Winston-Salem resident establishes new WFU Divinity School lectureship

Winston-Salem resident Sylva Billue has pledged $20,000 to establish the Phyllis Trible Lectures at Wake Forest University Divinity School. The lecture series is named in honor of Phyllis Trible, University Professor of Biblical Studies at the Divinity School, who became one of the school’s first faculty members before its opening in 1999.

Billue, who describes herself as a “perennial student,” has participated in several classes in the Divinity School and in the women’s studies program at Wake Forest. She says she has chosen to help create the lecture series because it is a fitting way to honor Trible, a pioneer in the text-based exploration of women and gender in scripture. Billue says she believes the lecture series is an effective way to expose the Wake Forest community to feminist theology, an area that seldom gets adequate national attention.

“I have always thought that it is very important for students to be exposed to the best,” Billue said. “Phyllis Trible is the best, and she will bring in the best speakers in the area of feminist theology. Her work has reached a very broad audience, not only within the academic community but also in the lay community as well. I think it is time that she is honored for her extensive work.”

The $20,000 gift is intended to help fund the lecture series for the next 10 years. Billue, who served on the College Board of Visitors at Wake Forest from 1992 to 1996, says that during that time, she hopes, with additional monetary support from diverse and generous donors, the event will grow into one of the nation’s leading conferences on feminist religious perspectives.

The inaugural Trible Lectures are scheduled for March 18-19, and the theme for the series is “Feminist and Womanist Religious Perspectives.”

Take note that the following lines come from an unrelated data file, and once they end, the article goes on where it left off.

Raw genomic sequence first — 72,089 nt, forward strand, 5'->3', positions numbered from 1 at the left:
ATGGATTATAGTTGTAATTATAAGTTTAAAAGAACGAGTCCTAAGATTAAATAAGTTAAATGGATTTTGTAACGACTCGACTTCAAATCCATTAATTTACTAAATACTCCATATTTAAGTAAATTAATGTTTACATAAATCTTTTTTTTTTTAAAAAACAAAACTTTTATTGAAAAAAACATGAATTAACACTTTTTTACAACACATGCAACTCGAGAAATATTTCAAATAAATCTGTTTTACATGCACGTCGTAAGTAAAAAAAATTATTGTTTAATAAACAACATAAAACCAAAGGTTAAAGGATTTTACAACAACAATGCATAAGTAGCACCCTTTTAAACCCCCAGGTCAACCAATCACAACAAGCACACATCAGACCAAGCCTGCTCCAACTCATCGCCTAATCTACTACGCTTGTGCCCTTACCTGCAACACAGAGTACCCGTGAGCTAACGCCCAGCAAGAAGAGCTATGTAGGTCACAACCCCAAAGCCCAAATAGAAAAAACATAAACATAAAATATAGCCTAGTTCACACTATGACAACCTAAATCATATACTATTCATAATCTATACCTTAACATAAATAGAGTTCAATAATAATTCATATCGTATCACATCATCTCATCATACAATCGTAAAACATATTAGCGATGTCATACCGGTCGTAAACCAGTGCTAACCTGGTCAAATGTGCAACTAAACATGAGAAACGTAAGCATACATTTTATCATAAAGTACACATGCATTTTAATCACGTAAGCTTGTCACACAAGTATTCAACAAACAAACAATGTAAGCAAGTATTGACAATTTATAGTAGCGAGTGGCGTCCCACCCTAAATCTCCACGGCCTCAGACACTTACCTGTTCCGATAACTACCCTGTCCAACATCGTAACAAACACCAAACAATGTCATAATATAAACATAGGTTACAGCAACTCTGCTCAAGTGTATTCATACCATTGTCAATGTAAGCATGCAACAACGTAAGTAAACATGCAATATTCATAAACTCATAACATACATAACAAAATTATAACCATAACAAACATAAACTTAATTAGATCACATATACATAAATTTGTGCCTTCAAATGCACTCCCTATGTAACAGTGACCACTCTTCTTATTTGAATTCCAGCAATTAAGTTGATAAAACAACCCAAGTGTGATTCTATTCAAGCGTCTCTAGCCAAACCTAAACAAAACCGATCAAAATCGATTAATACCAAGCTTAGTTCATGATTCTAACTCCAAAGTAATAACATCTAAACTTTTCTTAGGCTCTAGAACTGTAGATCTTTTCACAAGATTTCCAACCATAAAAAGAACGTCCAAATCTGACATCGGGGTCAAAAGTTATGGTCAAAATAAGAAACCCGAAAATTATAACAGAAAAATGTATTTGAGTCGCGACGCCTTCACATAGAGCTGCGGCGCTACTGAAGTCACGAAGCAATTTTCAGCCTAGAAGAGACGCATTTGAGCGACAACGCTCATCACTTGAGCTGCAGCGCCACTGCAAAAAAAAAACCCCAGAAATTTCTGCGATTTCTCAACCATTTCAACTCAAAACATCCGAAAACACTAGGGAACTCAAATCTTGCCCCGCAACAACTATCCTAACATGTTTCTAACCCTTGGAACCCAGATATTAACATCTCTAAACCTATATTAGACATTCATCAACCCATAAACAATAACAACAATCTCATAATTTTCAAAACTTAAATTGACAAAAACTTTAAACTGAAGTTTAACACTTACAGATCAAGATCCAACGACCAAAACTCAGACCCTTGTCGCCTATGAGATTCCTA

Carol Myers, the Mary Grace Wilson Professor of Religion at Duke University, will speak on the subject of biblical studies; Margaret Farley, the Gilbert L. Stark Professor of Christian Ethics at Yale University Divinity School, will discuss the topic of medical ethics; and Katie Cannon, the Annie Scales Rogers Professor of Christian Education at Union Theological Seminary & Presbyterian School of Christian Education, will address the subject of womanist theology. The Wake Forest women’s studies program, religion department, philosophy department and Multicultural Affairs office, as well as the Wake Forest University Baptist Medical Center Bioethics Task Force will join with the Divinity School in sponsoring the event.

Lu Leake, a former Wake Forest administrator, and Jill Crainshaw, associate dean for vocational formations at the Divinity School, are co-chairwomen of the lecture series organizing committee.

Leake says that because Trible started her career at Wake Forest and initially taught at the university from 1963 to 1971, it is appropriate that the institution host an event that honors her life-long contribution to biblical scholarship and feminist theology.

Trible graduated magna cum laude from Meredith College in 1954, then attended Union Theological Seminary. In 1963, she earned her doctorate from Union and Columbia University. She served as the Baldwin Professor of Sacred Literature at Union Theological Seminary from 1981 until joining the Divinity School in 1998. The Wake Forest Board of Trustees elected Trible a University Professor in 2002.

Internationally known as a Hebrew scholar and rhetorical critic, Trible provided expert commentary for Bill Moyer’s public television series, “Genesis: A Living Conversation.” She is the author of the books, “God and the Rhetoric of Sexuality,” “Texts of Terror: Literary-Feminist Readings of Biblical Narratives” and “Rhetorical Criticism: Context, Method, and the Book of Jonah.”

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